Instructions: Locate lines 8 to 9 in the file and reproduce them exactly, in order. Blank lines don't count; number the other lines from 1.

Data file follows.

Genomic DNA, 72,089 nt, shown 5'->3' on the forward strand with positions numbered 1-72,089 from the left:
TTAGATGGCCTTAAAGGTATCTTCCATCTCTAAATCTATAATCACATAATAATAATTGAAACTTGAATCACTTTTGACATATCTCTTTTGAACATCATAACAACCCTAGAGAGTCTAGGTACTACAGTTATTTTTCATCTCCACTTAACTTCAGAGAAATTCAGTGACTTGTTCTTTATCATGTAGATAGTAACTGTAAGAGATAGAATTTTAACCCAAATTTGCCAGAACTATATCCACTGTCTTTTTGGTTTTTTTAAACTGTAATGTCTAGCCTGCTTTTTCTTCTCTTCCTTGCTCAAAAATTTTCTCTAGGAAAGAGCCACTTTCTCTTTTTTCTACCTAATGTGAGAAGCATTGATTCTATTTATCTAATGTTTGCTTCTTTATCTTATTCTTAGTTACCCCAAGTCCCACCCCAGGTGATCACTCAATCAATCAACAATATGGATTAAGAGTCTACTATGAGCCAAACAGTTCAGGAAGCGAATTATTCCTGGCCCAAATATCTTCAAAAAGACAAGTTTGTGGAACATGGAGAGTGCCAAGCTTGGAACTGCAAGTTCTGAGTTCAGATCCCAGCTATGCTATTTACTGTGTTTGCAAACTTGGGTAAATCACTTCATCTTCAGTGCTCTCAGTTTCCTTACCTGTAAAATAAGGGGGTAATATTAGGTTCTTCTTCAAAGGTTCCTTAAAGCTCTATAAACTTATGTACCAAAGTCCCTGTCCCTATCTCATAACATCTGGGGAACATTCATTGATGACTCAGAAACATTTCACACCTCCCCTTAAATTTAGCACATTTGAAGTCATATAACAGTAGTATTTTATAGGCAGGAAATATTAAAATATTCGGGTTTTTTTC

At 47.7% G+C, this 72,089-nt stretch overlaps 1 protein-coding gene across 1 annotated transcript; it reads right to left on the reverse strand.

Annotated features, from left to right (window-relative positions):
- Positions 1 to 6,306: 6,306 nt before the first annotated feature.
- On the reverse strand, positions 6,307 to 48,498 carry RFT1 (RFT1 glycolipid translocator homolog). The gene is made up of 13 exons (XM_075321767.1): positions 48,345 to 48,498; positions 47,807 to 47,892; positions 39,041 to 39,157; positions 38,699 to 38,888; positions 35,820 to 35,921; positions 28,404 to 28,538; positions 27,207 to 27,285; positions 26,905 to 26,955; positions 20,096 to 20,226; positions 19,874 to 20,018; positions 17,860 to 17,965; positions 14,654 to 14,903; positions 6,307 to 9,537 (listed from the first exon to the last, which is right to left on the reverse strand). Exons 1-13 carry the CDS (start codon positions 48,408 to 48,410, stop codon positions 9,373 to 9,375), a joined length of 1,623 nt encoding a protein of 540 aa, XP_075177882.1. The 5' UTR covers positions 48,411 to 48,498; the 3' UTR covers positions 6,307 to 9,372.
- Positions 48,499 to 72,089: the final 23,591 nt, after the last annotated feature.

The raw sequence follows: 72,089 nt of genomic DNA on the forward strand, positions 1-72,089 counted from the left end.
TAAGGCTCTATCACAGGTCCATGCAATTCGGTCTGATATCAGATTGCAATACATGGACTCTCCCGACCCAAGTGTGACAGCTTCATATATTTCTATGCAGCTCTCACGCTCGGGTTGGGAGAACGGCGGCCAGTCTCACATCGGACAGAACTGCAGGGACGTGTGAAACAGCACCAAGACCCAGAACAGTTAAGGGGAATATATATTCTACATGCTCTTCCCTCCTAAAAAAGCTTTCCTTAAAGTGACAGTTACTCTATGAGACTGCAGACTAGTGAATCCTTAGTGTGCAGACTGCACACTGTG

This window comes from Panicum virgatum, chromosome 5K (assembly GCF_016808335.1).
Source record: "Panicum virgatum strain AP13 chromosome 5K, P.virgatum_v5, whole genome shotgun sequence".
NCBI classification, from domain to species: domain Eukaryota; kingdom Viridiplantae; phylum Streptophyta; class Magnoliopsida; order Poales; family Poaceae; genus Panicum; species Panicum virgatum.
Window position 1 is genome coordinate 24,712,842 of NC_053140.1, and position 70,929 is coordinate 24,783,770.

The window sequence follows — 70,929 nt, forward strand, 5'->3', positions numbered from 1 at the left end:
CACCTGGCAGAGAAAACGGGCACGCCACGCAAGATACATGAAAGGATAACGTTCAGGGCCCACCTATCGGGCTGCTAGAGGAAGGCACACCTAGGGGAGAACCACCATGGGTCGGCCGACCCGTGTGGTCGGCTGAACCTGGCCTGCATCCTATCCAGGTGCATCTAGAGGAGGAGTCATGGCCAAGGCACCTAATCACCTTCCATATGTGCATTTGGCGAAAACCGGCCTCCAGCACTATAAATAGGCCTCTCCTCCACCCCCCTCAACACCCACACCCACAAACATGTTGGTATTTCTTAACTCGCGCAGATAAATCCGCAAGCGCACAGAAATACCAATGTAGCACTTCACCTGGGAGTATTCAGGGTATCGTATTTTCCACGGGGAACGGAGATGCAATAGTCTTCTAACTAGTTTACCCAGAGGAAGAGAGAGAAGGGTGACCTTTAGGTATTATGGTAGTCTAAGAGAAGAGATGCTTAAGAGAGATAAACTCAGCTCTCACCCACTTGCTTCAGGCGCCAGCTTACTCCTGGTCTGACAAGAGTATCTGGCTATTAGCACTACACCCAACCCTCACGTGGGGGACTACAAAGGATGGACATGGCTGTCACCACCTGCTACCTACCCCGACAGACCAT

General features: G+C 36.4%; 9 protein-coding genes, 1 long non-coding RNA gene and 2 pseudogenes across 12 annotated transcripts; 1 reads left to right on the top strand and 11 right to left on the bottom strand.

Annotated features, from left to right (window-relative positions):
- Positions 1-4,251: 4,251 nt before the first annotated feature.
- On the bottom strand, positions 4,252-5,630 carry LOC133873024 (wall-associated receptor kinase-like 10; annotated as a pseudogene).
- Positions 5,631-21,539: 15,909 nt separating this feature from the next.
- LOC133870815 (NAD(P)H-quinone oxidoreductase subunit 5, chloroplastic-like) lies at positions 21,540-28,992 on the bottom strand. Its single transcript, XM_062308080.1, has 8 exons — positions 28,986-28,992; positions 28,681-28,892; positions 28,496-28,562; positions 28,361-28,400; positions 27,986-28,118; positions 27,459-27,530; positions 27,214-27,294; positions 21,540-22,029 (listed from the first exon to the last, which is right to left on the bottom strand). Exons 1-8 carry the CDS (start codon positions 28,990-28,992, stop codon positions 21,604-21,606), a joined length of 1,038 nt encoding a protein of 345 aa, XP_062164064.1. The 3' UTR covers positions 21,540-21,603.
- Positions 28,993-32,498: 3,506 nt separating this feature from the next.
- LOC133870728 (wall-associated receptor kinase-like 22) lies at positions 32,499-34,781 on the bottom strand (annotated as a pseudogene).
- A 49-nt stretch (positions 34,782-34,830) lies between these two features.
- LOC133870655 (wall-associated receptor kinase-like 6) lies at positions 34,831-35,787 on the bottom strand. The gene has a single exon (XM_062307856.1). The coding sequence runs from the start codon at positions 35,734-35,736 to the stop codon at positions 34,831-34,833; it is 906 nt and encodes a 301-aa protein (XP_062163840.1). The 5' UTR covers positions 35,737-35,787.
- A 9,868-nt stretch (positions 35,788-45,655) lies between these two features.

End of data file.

The raw sequence follows: 72,089 nt of genomic DNA on the forward strand, positions 1-72,089 counted from the left end.
TAAGGCTCTATCACAGGTCCATGCAATTCGGTCTGATATCAGATTGCAATACATGGACTCTCCCGACCCAAGTGTGACAGCTTCATATATTTCTATGCAGCTCTCACGCTCGGGTTGGGAGAACGGCGGCCAGTCTCACATCGGACAGAACTGCAGGGACGTGTGAAACAGCACCAAGACCCAGAACAGTTAAGGGGAATATATATTCTACATGCTCTTCCCTCCTAAAAAAGCTTTCCTTAAAGTGACAGTTACTCTATGAGACTGCAGACTAGTGAATCCTTAGTGTGCAGACTGCACACTGTG